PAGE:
Ball and Enjeti do not bother to comment on this. Instead, they are impressed by his obscurantist techspeak and let him carry on about his “hypothesis,” which morphs into Weinstein arguing that the explanations given by the vast majority of the scientific community of the virus’s likely natural origin are “fairy tales.”
But is his hypothesis even a hypothesis? Enjeti asks what it would take to prove it, and in this question and in Weinstein’s rambling non-answer, we see the quackery and psuedo-science emerge. A hypothesis is not scientific because there may exist some way to prove it right; it is scientific if there exists some way to falsify it. Weinstein never offers any criteria for how the hypothesis could be falsified, and Enjeti does not understand science well enough to ask that question. Weinstein could always invoke another conspiracy if the Wuhan Institute of Virology was cleared. He could ask “cleared by whom” or “how do we know they did not destroy the evidence” or “what about a secret lab?” Instead, he offers “evidence” to why it came from a lab, even though every single example he cites has already been debunked by the very same sources (and others) that Ball offered at the outset of the interview. Evidence that Weinstein dismissed straight away with unchecked conspiratorial accusations about “mainstream science.”
Ball tries one last time to offer a counterexample from a reputable scientific source as to why Weinstein’s ideas are wrong and have already been disproven multiple times, which Weinstein dismisses as “narrative theater” and “that argument doesn’t make any sense and nobody who is in this community could believe that it does.” What community? Because Ball is citing the community of actual virology researchers, not podcasters who do not actually work as scientists. Is the community of visiting fellows at Libertarian-funded institutions the community we should be asking about virology research? He goes onto contradict himself with his explanation, saying that “we are not necessarily talking about edits” to genes, but previously in the video he offered the likelihood of gene edits as one of the pieces of evidence for why he believes the virus came from a lab.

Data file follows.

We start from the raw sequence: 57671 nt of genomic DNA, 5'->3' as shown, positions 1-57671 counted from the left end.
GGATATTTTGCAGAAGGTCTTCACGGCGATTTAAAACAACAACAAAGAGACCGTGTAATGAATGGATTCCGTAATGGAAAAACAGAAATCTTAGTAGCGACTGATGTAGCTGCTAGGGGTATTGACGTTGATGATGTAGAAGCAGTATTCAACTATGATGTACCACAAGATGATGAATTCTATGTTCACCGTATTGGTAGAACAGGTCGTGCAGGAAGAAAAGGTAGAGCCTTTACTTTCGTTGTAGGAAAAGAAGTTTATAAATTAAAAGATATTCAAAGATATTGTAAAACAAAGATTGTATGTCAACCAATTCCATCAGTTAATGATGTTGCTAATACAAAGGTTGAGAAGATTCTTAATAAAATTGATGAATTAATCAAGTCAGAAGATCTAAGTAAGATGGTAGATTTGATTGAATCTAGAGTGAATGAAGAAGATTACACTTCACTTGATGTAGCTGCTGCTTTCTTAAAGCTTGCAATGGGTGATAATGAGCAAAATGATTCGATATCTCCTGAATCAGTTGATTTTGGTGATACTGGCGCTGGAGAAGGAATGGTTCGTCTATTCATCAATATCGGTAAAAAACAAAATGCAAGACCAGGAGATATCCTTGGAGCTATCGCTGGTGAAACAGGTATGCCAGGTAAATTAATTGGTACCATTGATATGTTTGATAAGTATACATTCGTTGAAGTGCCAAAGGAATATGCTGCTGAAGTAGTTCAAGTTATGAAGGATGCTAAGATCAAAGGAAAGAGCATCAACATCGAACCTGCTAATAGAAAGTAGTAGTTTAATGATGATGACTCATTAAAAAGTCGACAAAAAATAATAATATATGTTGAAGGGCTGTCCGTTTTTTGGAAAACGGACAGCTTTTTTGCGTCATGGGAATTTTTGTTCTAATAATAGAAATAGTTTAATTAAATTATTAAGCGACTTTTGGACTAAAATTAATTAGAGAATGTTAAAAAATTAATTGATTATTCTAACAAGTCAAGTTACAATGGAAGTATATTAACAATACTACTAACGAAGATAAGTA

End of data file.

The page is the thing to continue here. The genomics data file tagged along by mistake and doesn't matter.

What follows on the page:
All in all, this interview is horrible. I am not even offering an opinion about the origin of COVID. I am offering an opinion that this is terrible journalism and even worse science. In fact, it’s neither. It’s not journalism, and it’s not science. It’s a bunch of podcasters boosting, or failing to push back against, a conspiracy theory linked to none other than Steve Bannon, and backed by the likes of Donald Trump, Josh Hawley, Marsha Blackburn, and Tom Cotton. In other words, it is a favorite conspiracy theory of fascists and white nationalists, which is no surprise when we consider both xenophobia and sowing distrust in the institutions of science are big components of fascism, Libertarian disinformation tactics, and the Republican Party. How nice of The Hill and Weinstein to carry their water for them. Yet again.